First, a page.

This study observed that GGT overexpression reduced the levels of GSSG/GSH but had little effects on total antioxidant capacity, suggesting its influence on ROS being mild. To our surprise, this study showed that increased GGT activity enhanced insulin-induced AKT phosphorylation at Ser473 and insulin-induced glucose uptake. GGT is critical to maintain cysteine homeostasis. It has been reported that L-cysteine increased phosphatidylinositol 3,4,5-trisphosphate (PIP3), a positive regulator of phosphorylation of AKT, in 3T3-L1 adipocytes, and subsequently enhances glucose utilization by the activation of phosphoinositide 3-kinase and phosphorylation of AKT [22, 23]. So, tt is plausible to deduce that liver-specific GGT overexpression increased AKT phosphorylation through cysteine-mediated mechanisms. Published studies already suggested that GGT elevation could just be one of the corresponding changes to other offending factors such as oxidative stress. GGT elevation in T2D could be a compensation mechanism but not strong enough to ameliorate increased oxidative stress [20, 24]. GGT might actually play a protective role against the harmful impact by the aforementioned factors. When GGT elevation is sufficient, like in the GGT1-L-OE mice from this study, it might exert beneficial effects on insulin sensitivity via AKT-mediated mechanisms.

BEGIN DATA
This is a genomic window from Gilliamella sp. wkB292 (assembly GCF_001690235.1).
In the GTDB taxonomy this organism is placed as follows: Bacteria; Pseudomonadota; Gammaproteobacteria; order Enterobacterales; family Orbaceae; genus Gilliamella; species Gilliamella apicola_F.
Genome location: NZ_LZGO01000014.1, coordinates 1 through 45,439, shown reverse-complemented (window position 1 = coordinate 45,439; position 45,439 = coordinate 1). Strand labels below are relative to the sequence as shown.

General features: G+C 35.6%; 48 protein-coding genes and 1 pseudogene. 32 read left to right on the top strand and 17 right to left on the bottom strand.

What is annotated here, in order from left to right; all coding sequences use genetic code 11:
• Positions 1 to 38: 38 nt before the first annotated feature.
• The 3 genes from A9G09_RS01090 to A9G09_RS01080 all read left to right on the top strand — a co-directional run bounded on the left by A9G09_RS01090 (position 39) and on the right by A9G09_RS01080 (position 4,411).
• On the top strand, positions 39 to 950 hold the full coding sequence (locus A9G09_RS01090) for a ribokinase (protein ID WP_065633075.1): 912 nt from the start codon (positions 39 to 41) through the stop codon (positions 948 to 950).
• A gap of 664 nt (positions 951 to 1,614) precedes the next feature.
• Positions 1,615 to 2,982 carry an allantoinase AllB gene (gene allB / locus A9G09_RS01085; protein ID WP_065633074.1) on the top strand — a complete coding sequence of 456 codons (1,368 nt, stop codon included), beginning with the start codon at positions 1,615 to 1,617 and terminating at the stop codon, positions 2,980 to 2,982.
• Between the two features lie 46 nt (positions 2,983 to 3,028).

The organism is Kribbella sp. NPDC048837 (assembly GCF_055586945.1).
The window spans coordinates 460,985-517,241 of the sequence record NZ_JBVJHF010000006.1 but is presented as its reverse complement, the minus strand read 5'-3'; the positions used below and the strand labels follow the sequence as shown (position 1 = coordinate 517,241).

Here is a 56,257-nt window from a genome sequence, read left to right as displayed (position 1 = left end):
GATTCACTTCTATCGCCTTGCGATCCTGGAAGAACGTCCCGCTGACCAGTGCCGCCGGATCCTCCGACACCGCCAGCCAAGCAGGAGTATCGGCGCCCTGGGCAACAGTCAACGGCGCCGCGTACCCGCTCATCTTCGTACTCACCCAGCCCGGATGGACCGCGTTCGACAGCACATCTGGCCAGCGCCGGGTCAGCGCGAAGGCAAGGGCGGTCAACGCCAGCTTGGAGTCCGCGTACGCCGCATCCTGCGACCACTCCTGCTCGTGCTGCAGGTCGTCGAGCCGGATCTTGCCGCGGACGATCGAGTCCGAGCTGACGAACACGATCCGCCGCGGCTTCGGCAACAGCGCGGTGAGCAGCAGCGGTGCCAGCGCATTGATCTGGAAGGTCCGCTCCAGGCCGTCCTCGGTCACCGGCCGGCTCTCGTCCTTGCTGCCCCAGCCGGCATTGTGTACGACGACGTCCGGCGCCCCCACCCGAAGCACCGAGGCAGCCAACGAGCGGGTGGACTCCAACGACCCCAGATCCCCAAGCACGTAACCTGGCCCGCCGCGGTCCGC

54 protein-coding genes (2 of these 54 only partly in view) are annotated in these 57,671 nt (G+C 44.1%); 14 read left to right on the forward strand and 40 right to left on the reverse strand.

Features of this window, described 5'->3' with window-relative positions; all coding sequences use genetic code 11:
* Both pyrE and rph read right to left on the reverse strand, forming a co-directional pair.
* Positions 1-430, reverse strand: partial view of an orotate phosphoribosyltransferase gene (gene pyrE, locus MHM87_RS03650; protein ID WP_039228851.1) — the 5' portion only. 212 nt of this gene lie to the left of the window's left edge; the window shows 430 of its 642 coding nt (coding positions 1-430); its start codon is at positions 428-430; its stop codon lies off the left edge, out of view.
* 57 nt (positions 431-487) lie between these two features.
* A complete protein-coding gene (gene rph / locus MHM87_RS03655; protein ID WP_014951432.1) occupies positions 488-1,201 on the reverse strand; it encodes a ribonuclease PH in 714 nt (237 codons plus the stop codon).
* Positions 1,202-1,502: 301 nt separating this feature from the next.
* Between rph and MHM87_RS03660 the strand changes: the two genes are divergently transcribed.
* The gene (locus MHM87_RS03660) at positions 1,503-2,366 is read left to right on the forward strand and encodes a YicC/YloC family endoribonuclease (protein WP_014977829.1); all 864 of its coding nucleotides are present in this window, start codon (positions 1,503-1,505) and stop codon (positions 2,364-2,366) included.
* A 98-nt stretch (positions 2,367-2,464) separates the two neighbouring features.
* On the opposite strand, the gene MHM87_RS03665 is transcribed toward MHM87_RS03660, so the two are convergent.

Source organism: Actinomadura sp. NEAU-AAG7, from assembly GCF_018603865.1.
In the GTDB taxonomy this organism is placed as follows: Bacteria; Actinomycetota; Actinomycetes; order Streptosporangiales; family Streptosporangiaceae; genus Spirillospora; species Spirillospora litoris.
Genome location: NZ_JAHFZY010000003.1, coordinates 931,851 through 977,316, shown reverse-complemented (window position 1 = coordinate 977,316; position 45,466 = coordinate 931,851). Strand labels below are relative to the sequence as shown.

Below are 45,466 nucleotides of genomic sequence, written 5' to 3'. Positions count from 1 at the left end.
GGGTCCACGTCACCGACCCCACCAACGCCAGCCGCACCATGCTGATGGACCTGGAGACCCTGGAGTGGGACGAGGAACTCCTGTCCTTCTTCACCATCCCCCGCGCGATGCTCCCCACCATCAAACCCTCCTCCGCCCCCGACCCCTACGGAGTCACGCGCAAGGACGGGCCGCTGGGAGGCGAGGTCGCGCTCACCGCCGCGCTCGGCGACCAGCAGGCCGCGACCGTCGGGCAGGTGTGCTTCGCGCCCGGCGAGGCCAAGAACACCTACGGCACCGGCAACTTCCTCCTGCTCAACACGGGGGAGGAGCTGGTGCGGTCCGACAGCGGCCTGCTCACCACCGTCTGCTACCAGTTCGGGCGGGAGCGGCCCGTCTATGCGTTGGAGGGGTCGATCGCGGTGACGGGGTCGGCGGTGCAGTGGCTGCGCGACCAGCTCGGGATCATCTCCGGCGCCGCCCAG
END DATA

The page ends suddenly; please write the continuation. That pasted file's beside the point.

There were some limitations in the present study. The major one was the short-term duration of GGT overexpression. Hydrodynamic delivery has been proved to be an effective method for targeted gene transfection in animals. It works by a rapid injection of DNA solutions via the tail vein, leading to significant transgene expression in multiple organs, especially in the liver. The expression of some transfected genes by this method could last for several months [25]. While in this study, GGT elevation could only persisted for less than 3 weeks. We had tried different buffer solutions and plasmid concentrations but failed to extend the expression time. A future study should employ other transgenic methods to evaluate the effects of prolonged GGT overactivity on insulin sensitivity. Secondly, the GGT-mediated insulin sensitivity improvement was observed only in normal C57BL/6 mice but not in mice with metabolic diseases such as obesity or T2D. Thus, it is not known whether elevated GGT activity influences glucose metabolism and/or insulin sensitivity in T2D or metabolic syndrome mice models. Further studies are needed to confirm such relationship in those mice models.

In conclusion, the presented study demonstrated that GGT elevation in a short term had no effects on glucose tolerance but could promote insulin sensitivity in male C57BL/6 mice. These results supported the notion that GGT elevation could be a protective factor rather than an offending factor to T2D.

Conflicts of Interest

The authors declare that they have no conflicts of interest.

Authors’ Contributions

Yang Long and Dan Jia contributed equally to this work.

Acknowledgments

This study was supported by the Chinese National Nature Science Foundation for the Youth (81100572) “The effects of gamma-glutamyl transpeptidase overexpression on insulin resistance and islet beta-cell function in mice and its related mechanisms.”